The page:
2. In view of the order the plaintiff Harmanbhai filed the suit which was dismissed by the trial Court but it First Appeal the learned Extra Assistant Judge allowed the appeal and decreed the suit notwithstanding that it was clearly admitted by the plaintiff that he had built huts on 71 sq. yards of land unauthorisedly and without obtaining the permission of the Collector. The learned Extra Assistant Judge held that under Sections 66 & 79-A of the Land Revenue Code the Collector had power only to evict the occupant but the Collector had no power to remove or destroy the unauthorised constructions. The Learned Extra Assistant Judge relied on State v. Fakir Umar Dhanse 57 Bombay Law Reporter 243 He therefore decreed the suit and granted the declaration and permanent injunction as sought by the plaintiff against the State. This order of the learned Extra Assistant Judge is now challenged in this second appeal.

3. I allow the appeal for the following reasons: Section 66 of the Land Revenue Code refers to summary eviction of the occupant by the Collector from the land and also provides that the occupant shall in certain circumstances be liable to pay in addition to the assessment such fine as the Collector may direct. Section 79-A also refers to summary eviction of a person unauthorisedly occupying or wrongfully in possession of any land to the use or occupation of which by reason of any of the provisions of the Act he is not entitled or has ceased to be entitled etc. This section also refers to summary eviction of the person by the Collector. Neither of these sections gives power to the Collector to remove unauthorised constructions or to get such constructions removed and to recover the costs of such removal as arrears of the land revenue. With great respect I agree with the view taken by the Bombay High Court in 57 Bombay Law Reporter 243 that those two sections confer power on the Collector of summary eviction but not of removing unauthorised constructions. But if the person is removed and evicted from the land then the question may arise whether the Collector can remove the construction after the eviction and removal of the person who has built the unauthorised construction. Apart from this question under Section 68 of the Land Revenue Code the occupants rights are conditional on the fulfillment of any terms or conditions lawfully annexed to his tenure. It is admitted that in the instant case the conditions lawfully annexed to the tenure had been violated by the constructions of huts in an area of 71 sq. yards without obtaining the permission of the Collector. The rights of the plaintiff would therefore come to an end and it is not necessary in view of the provisions of Section 68 of the Code to decide whether the Collector should have forfeited the holding or the rights of the plaintiff.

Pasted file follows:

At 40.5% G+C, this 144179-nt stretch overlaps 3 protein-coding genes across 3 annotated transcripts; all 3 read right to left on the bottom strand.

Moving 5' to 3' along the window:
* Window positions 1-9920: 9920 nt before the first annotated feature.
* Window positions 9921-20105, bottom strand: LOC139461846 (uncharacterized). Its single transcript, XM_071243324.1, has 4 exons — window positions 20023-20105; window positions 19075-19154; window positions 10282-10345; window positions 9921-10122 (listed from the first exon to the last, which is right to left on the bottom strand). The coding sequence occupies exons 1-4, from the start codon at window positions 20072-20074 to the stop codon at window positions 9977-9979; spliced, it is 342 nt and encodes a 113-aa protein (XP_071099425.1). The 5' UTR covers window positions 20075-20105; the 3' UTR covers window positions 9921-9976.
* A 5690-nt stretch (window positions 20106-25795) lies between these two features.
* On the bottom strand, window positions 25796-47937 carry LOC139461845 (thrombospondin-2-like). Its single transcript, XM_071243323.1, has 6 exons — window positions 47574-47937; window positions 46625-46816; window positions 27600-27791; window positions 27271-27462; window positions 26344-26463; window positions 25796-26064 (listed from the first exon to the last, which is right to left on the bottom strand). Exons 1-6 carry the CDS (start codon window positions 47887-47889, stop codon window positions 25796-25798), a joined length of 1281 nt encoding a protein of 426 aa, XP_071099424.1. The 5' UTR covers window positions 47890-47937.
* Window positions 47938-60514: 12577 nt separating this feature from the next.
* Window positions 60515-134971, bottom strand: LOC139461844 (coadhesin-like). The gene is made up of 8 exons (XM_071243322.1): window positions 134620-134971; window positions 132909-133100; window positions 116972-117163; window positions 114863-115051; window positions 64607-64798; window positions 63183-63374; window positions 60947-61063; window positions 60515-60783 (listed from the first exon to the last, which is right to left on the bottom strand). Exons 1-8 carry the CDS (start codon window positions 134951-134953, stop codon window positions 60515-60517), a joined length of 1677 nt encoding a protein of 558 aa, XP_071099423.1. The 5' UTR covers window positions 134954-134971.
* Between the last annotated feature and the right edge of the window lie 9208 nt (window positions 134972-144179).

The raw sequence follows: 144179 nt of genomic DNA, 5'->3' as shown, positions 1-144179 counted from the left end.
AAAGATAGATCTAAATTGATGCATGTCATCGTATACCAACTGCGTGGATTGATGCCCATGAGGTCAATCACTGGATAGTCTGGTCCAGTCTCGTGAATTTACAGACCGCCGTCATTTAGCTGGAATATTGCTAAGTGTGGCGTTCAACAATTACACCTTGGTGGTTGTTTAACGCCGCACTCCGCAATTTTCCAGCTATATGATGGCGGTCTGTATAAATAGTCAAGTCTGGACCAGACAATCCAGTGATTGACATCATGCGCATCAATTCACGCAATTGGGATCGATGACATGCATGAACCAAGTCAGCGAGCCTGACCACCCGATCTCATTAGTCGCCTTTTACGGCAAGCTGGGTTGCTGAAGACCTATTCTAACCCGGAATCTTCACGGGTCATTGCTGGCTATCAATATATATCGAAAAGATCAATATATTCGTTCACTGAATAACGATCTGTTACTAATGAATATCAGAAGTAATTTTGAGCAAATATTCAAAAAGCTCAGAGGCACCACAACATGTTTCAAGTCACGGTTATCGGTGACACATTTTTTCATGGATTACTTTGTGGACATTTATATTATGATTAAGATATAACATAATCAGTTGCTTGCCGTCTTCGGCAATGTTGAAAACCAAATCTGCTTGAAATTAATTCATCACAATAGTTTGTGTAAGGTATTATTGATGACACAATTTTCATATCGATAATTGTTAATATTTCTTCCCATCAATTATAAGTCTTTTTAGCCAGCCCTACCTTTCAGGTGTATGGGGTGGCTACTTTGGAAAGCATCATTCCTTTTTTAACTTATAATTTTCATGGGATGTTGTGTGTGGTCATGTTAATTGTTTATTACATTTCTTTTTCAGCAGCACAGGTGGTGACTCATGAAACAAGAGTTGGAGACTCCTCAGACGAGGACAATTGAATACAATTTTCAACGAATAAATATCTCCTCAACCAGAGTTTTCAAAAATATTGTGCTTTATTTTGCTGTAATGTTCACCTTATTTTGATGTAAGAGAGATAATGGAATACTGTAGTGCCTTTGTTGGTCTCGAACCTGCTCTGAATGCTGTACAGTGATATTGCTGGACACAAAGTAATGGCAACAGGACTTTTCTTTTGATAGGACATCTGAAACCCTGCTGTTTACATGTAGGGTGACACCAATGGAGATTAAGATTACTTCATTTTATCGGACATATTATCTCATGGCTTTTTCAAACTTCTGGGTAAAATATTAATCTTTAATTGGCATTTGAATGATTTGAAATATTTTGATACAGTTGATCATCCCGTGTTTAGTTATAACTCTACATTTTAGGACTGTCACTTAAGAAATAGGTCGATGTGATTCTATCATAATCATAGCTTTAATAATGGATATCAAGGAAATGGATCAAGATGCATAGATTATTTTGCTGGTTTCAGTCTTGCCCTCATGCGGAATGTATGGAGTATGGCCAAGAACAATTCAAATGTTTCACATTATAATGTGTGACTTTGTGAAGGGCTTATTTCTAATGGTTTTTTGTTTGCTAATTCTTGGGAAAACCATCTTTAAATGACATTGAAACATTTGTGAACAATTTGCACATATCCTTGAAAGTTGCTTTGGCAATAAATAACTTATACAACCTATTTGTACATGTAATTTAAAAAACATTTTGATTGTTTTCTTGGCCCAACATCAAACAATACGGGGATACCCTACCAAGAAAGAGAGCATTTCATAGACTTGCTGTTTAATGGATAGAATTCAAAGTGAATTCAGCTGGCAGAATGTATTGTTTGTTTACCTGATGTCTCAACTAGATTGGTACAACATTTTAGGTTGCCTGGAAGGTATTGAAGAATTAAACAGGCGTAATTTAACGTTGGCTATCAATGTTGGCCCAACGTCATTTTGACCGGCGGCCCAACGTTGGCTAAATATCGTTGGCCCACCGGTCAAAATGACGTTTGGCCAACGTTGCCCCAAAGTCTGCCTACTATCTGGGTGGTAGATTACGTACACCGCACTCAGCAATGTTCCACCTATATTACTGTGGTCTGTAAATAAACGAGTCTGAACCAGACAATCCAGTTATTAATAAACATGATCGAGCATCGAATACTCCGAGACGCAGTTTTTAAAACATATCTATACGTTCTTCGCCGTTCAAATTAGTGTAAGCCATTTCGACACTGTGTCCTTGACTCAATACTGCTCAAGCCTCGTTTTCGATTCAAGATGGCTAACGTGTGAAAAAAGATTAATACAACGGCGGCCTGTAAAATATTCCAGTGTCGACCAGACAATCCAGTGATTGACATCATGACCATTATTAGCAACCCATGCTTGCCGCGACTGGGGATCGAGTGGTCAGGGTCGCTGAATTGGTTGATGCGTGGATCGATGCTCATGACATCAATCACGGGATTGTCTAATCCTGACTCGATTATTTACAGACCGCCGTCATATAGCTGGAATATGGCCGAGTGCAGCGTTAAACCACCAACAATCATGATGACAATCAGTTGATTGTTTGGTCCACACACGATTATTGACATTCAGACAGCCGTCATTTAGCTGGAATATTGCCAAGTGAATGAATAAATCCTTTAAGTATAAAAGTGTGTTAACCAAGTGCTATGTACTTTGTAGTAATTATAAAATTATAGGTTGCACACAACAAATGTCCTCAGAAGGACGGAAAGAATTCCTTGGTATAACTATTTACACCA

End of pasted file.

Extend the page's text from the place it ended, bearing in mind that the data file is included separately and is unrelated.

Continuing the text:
If the plaintiffs rights come to an end by reason of the provisions of Section 68 and if the Collector has power to evict the plaintiff under Sections 66 & 79-A of the Land Revenue Code it is open to the Collector to remove or demolish the construction. But neither Section 66 or Section 63 or Section 79-A gives him the power to recover the costs of such removal as arrears of land revenue. The Collector can impose fine under Section 66 of the Code but that has not been done in this case.

4. The question is whether the Collector has a right to recover the costs of the removal of the unauthorised constructions as arrears of land revenue. Such power is not conferred on the Collector under Sections 66 63 & 79-A of the Land Revenue Code but there are other sections in the Land Revenue Code which confer such a power on the Collector. Section 61 is one of such sections. The first para of this section reads as follows:

Any person who shall unauthorisedly enter upon occupation of any land set at art for any special purpose or any unoccupied land which has not been alienated and any person who uses or occupies any such land to the use or occupation of which by reason of any of the provisions of this Act he is not entitled or has ceased to be entitled shall,